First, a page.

Kirby Corp. has apparently had success incorporating Hollywood Marine, a move which effectively created the largest inland barge operator in the country. In February, the company reported earnings per share (EPS) of $0.38, versus $0.31 a year ago.
While the company appears strong, poised for further growth, there are some concerns as noted in a research report from
Lazard Freres & Co. LLC.
Management expects the slowing U.S. economy to negatively impact transportation volumes, particularly for chemicals, as those customers project reduced demand for the year. First quarter results will also undoubtedly be touched by severe weather conditions common in the Midwest in January.
For the fourth quarter 2000, marine transportation revenue increased 4.2% to $110.4 million from $106 million in 4Q99. Operating margins expanded to 18.7% from 16.9% in 4Q99, and up modestly from 18.6% in 3Q00, reflecting synergies of the integration of Kirby and Hollywood.
Diesel repair revenue was essentially flat at $16.5 million compared with $16.6 million in 4Q99. Although operating margin improved to 8.8% from 8%, it declined sequentially from the 9.6% registered in 3Q00. Strengthening of the Gulf of Mexico business was not enough to offset weaknesses on the East and West Coasts. However, management is optimistic that this segment will improve results in 2001, driven by a bounce-back in the offshore oil service business, which is currently growing 10 to 15%.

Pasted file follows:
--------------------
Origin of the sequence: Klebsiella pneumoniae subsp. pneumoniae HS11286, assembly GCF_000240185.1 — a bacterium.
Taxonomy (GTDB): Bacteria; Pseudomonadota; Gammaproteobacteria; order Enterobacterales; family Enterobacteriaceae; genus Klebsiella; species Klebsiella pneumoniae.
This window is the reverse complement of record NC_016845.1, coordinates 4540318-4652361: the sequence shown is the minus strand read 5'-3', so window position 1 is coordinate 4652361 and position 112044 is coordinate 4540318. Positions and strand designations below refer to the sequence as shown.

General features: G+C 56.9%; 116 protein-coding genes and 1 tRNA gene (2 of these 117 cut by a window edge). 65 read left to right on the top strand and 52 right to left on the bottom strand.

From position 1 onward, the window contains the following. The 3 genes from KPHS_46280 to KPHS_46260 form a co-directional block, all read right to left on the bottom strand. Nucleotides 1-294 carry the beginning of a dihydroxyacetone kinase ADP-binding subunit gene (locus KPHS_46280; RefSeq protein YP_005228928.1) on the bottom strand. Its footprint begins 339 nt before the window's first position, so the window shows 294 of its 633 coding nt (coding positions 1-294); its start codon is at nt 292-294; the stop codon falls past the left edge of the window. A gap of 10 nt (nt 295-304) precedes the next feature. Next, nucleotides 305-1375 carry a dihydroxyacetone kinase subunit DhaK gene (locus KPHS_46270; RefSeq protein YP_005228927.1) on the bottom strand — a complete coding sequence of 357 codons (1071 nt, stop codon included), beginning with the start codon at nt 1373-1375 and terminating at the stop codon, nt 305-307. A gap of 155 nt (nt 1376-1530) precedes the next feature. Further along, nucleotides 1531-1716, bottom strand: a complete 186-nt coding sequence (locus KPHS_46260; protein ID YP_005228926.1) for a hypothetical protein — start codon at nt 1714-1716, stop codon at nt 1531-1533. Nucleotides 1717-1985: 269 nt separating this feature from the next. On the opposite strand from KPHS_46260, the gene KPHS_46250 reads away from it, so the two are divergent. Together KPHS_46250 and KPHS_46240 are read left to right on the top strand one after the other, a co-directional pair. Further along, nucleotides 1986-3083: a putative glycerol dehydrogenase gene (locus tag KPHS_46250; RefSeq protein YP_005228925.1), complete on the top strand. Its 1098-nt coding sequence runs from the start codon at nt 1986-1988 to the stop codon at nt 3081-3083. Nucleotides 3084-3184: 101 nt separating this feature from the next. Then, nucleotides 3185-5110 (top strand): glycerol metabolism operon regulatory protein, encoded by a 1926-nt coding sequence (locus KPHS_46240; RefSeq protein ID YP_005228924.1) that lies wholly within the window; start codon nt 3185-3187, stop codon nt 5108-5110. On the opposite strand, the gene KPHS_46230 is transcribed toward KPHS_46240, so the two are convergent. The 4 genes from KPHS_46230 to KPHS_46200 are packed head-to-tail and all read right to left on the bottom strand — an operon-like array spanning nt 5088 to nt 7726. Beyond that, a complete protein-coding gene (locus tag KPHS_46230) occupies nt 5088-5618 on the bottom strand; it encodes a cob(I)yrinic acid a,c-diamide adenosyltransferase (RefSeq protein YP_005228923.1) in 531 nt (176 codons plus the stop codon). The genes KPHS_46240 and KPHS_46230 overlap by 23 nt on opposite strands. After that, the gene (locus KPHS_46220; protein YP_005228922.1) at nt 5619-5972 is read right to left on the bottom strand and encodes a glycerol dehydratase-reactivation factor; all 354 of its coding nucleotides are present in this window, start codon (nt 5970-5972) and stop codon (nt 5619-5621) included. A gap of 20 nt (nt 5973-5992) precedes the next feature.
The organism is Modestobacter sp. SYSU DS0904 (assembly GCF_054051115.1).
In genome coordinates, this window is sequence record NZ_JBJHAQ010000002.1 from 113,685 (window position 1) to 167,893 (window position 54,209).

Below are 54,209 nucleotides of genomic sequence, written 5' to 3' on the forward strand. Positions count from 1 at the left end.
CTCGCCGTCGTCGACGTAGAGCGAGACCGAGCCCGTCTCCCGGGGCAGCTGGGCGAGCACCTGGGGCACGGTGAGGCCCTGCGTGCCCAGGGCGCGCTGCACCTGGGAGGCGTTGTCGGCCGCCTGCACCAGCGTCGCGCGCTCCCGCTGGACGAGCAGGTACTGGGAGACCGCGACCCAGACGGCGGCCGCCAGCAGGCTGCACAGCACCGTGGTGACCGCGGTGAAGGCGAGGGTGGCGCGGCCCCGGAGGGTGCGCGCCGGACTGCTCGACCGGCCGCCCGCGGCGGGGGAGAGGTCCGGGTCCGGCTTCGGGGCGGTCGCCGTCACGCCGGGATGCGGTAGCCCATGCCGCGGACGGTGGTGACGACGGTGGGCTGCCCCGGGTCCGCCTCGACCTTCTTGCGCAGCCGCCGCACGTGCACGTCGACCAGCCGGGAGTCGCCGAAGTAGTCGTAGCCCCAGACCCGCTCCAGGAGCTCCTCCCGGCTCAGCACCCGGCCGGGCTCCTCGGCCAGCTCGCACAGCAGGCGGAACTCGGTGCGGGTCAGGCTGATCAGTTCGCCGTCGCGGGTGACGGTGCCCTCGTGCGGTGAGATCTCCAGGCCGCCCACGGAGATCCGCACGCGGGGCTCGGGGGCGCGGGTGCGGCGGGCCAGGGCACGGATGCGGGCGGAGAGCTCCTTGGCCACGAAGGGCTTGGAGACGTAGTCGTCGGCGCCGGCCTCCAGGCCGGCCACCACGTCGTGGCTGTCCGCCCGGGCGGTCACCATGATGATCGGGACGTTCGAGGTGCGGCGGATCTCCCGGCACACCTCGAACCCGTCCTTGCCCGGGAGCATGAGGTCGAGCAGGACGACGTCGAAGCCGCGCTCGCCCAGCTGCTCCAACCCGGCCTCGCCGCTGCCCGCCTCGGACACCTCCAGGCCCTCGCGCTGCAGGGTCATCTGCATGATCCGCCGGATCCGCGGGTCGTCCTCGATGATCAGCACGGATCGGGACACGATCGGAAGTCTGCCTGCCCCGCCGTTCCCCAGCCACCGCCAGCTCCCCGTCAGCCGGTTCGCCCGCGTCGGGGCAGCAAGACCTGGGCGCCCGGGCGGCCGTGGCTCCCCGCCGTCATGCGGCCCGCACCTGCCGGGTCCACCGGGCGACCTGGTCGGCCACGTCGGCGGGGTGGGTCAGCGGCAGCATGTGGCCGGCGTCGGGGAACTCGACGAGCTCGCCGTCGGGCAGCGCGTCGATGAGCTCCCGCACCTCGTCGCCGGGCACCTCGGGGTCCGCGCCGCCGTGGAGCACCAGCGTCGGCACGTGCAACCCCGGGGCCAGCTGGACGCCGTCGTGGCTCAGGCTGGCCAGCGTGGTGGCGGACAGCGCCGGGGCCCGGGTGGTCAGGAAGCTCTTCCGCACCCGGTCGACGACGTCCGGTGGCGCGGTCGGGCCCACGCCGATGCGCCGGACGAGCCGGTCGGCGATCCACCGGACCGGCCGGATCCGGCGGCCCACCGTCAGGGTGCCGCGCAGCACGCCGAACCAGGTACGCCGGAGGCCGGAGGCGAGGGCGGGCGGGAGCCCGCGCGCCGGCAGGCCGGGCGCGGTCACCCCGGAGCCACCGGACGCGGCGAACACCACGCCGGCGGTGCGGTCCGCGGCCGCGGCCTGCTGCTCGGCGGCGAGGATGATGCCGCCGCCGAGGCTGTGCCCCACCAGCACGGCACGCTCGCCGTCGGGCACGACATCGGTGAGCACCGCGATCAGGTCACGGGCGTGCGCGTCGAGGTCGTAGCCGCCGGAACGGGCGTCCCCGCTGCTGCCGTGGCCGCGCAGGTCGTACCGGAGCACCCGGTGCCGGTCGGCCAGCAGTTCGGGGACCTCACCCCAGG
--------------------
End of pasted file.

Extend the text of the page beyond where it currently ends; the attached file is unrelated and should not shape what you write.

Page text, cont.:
The company expects to spend $55 to $60 million on capital expenditures in 2001, an increase due in large to orders for 11 new barge
s at an average price of $1.7 to $1.8 million. Kirby ordered six asphalt barges in November 2000, and another five in January 2001 in response to customer demand. The newbuilds add to the current fleet of 50 black oil barges
, including 28 dedicated to asphalt transportation.